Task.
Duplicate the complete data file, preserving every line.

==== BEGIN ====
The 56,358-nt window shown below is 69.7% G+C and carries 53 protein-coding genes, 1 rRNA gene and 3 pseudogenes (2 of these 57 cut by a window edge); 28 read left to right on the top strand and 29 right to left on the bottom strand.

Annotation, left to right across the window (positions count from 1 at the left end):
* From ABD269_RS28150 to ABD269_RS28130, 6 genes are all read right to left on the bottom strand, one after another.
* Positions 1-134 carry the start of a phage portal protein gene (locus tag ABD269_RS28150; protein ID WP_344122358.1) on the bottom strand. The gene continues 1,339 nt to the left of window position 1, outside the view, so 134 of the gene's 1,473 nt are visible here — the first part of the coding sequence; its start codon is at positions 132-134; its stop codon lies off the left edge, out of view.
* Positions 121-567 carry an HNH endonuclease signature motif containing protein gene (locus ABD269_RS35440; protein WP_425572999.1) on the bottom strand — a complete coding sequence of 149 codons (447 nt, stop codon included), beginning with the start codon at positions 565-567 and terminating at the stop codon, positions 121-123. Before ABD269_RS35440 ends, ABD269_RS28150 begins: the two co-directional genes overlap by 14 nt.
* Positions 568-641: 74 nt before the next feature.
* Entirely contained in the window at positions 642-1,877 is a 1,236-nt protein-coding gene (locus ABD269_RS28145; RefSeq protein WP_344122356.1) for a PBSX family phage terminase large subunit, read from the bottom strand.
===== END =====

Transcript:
The 56,358-nt window shown below is 69.7% G+C and carries 53 protein-coding genes, 1 rRNA gene and 3 pseudogenes (2 of these 57 cut by a window edge); 28 read left to right on the top strand and 29 right to left on the bottom strand.

Annotation, left to right across the window (positions count from 1 at the left end):
* From ABD269_RS28150 to ABD269_RS28130, 6 genes are all read right to left on the bottom strand, one after another.
* Positions 1-134 carry the start of a phage portal protein gene (locus tag ABD269_RS28150; protein ID WP_344122358.1) on the bottom strand. The gene continues 1,339 nt to the left of window position 1, outside the view, so 134 of the gene's 1,473 nt are visible here — the first part of the coding sequence; its start codon is at positions 132-134; its stop codon lies off the left edge, out of view.
* Positions 121-567 carry an HNH endonuclease signature motif containing protein gene (locus ABD269_RS35440; protein WP_425572999.1) on the bottom strand — a complete coding sequence of 149 codons (447 nt, stop codon included), beginning with the start codon at positions 565-567 and terminating at the stop codon, positions 121-123. Before ABD269_RS35440 ends, ABD269_RS28150 begins: the two co-directional genes overlap by 14 nt.
* Positions 568-641: 74 nt before the next feature.
* Entirely contained in the window at positions 642-1,877 is a 1,236-nt protein-coding gene (locus ABD269_RS28145; RefSeq protein WP_344122356.1) for a PBSX family phage terminase large subunit, read from the bottom strand.